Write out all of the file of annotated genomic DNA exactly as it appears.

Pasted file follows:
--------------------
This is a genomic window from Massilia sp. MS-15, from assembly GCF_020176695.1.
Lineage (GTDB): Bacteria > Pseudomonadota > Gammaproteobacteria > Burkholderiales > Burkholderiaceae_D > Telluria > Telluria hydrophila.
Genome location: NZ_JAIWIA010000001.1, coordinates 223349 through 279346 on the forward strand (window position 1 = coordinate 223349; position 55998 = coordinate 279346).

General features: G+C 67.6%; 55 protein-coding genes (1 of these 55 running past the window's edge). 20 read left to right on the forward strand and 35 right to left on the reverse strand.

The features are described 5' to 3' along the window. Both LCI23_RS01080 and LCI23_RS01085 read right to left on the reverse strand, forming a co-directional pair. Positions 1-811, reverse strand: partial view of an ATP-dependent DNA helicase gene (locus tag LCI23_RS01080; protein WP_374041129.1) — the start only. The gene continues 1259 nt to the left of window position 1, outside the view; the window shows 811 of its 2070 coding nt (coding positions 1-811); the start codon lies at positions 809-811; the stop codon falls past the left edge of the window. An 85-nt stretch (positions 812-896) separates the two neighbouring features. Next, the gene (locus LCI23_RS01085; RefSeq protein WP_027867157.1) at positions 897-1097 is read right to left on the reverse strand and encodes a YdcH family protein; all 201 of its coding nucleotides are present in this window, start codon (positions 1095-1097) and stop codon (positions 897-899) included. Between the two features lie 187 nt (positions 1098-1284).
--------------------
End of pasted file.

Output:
This is a genomic window from Massilia sp. MS-15, from assembly GCF_020176695.1.
Lineage (GTDB): Bacteria > Pseudomonadota > Gammaproteobacteria > Burkholderiales > Burkholderiaceae_D > Telluria > Telluria hydrophila.
Genome location: NZ_JAIWIA010000001.1, coordinates 223349 through 279346 on the forward strand (window position 1 = coordinate 223349; position 55998 = coordinate 279346).

General features: G+C 67.6%; 55 protein-coding genes (1 of these 55 running past the window's edge). 20 read left to right on the forward strand and 35 right to left on the reverse strand.

The features are described 5' to 3' along the window. Both LCI23_RS01080 and LCI23_RS01085 read right to left on the reverse strand, forming a co-directional pair. Positions 1-811, reverse strand: partial view of an ATP-dependent DNA helicase gene (locus tag LCI23_RS01080; protein WP_374041129.1) — the start only. The gene continues 1259 nt to the left of window position 1, outside the view; the window shows 811 of its 2070 coding nt (coding positions 1-811); the start codon lies at positions 809-811; the stop codon falls past the left edge of the window. An 85-nt stretch (positions 812-896) separates the two neighbouring features. Next, the gene (locus LCI23_RS01085; RefSeq protein WP_027867157.1) at positions 897-1097 is read right to left on the reverse strand and encodes a YdcH family protein; all 201 of its coding nucleotides are present in this window, start codon (positions 1095-1097) and stop codon (positions 897-899) included. Between the two features lie 187 nt (positions 1098-1284).